26. "To This End Was I Born" | BYU Studies

26. "To This End Was I Born"

Crucifixion of Jesus
 
 
In the scriptures are given prophetic witnesses that Jesus Christ would be crucified. Crucifixion was reserved for the vilest of criminals. It was designed to produce maximum pain and slow death. Scourging customarily preceded Crucifixion. The weakened victim was then made to carry a portion of the cross to the site of the crucifixion where large nails were driven into the wrists, palms, and feet. While Jesus hung on the cross he forgave the soldiers who had crucified him and voluntarily gave up his life, commending his spirit into his Father's hands.
 
 
The cross is a traditional Christian symbol. The symbol of the cross focuses the worshiper's attention on central elements of the Christian faith: the crucifixion the Atonement, the resurrection, and the Lordship of Christ. The symbol of the cross is not visually displayed among Latter-day Saints. "They are reluctant to display the cross because they view the 'good news' of the gospel as Christ's resurrection more than his crucifixion."
 
"And Peter Went Out and Wept Bitterly," by Gordon B. Hinckley, New Era, April 1982
 
The Savior foresaw that Peter would deny him three times. Peter refused to believe that he would do such a thing. However, "the fear of men came upon him and the weakness of his flesh overtook him, and under the pressure of accusation, his resolution crumbled. Then, recognizing his wrong and weakness, 'he went out, and wept.'" President Hinckley likens Peter's denial of the Savior and his subsequent repentance to our own loss of faith and need to return to the truth.
 
 
The bible points to many clues of the physical cause of Jesus Christ's death. Theories include ruptured heart, asphyxia, cardiovascular collapse, aspiration, or fatal syncope. Reid Litchfield analyses these proposals and then makes his own argument that Jesus died of a cardiac arrhythmia. Litchfield believes that this diagnosis best matches the description given in the New Testament.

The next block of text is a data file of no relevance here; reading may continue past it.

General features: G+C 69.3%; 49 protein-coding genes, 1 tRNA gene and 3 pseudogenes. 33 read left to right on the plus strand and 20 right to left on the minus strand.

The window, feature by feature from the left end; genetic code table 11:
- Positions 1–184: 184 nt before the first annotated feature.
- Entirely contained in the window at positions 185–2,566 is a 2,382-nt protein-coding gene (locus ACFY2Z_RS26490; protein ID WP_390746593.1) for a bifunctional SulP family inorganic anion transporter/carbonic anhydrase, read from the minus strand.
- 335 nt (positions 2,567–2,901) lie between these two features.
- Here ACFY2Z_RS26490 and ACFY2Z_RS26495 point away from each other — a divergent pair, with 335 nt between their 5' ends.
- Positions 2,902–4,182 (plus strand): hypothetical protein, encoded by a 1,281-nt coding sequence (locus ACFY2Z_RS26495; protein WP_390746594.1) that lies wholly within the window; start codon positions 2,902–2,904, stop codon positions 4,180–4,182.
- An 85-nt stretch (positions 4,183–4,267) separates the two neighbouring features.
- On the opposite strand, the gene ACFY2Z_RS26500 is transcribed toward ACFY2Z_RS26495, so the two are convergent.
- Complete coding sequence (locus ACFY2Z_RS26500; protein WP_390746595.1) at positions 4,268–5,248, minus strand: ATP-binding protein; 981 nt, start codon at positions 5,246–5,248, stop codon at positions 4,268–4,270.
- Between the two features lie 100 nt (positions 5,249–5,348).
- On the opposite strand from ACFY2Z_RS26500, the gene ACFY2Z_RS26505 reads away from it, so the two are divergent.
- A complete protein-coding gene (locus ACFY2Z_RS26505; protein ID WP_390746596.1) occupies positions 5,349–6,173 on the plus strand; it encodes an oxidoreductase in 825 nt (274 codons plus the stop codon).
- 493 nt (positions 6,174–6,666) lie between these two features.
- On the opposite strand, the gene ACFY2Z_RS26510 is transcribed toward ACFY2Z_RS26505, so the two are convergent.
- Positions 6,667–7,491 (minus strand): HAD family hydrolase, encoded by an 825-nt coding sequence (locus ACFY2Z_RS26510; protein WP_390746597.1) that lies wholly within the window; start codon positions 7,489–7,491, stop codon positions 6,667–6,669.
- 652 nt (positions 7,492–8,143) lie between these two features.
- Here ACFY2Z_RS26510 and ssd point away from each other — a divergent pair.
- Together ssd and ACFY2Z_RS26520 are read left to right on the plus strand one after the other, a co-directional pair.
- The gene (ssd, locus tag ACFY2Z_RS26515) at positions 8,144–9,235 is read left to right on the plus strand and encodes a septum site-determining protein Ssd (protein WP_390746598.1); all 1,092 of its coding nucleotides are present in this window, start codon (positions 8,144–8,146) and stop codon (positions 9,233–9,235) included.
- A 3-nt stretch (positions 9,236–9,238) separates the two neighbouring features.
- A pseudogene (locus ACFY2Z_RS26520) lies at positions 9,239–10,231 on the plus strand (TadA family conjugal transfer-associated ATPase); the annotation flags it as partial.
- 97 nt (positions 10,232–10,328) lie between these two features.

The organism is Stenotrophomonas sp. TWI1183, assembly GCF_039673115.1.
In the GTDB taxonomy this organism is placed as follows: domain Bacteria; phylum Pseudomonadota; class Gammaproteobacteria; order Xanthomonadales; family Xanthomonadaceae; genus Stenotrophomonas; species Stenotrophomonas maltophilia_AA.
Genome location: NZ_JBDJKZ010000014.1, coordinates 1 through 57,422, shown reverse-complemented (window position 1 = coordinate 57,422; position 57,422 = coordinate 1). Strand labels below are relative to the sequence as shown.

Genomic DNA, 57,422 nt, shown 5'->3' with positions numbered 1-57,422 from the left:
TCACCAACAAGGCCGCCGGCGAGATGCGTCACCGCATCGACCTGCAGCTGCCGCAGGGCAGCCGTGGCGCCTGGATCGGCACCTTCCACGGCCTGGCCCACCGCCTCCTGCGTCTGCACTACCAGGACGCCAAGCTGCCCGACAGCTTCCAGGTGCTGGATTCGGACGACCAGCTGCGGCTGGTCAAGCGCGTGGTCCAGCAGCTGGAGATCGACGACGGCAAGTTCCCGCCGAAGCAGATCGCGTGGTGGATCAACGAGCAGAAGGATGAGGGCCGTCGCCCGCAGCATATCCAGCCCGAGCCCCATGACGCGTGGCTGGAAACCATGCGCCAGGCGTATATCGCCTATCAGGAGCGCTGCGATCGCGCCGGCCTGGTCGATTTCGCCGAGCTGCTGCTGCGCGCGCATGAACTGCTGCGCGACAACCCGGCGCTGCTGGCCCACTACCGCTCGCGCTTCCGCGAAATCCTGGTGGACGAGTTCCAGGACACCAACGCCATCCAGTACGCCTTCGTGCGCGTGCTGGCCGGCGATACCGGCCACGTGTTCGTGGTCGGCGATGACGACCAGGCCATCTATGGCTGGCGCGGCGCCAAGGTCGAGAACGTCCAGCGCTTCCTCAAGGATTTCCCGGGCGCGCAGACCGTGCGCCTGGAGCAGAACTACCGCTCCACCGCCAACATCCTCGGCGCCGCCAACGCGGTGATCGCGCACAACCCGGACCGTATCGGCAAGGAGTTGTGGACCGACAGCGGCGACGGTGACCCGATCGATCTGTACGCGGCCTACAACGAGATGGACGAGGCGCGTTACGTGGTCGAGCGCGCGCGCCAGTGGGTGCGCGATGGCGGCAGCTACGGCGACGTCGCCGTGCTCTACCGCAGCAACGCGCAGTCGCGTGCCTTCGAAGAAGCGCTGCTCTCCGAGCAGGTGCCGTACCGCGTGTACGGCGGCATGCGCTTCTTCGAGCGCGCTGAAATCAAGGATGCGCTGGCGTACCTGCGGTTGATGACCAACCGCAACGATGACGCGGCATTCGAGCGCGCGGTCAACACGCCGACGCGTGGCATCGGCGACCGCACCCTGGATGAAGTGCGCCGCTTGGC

"Peter, My Brother," by Spencer W. Kimball, The Life and Teachings of Jesus and His Apostles, 1979
 
Much of the criticism of Simon Peter is centered in his denial of his acquaintance with the Master. "In lights of his proven bravery, courage, great devotion, and limitless love for the Master, could we not give him the benefit of the doubt and at least forgive him as his Savior seems to have done so fully." Peter was full of faith. He never faltered. From the day he forsook his nets and boats, his feet never turned away.
 
 
It is difficult from the New Testament record to determine what crime Jesus was accused of or what the motives of Pilate and Jewish leaders were. This article shows how fear provides the driving undercurrent that best explains all the irregularities and vagaries of the so-called trials of Jesus. All attempts to rationalize the trial of Jesus are doomed to failure from the outset because his trial was not a rational matter. In the end, which is also a beginning, Jesus was put to death by a relatively small group of people who became afraid mainly because of the mighty miracles He performed.
 
 
Jesus, as our great high priest, offered himself as a sacrifice for us: "Neither by the blood of goats and calves, but by his own blood he entered in once into the holy place, having obtained eternal redemption for us" (Hebrews 9:12). Understanding how and why he died makes the miracle of his resurrection on Easter morning all the more glorious and joyous.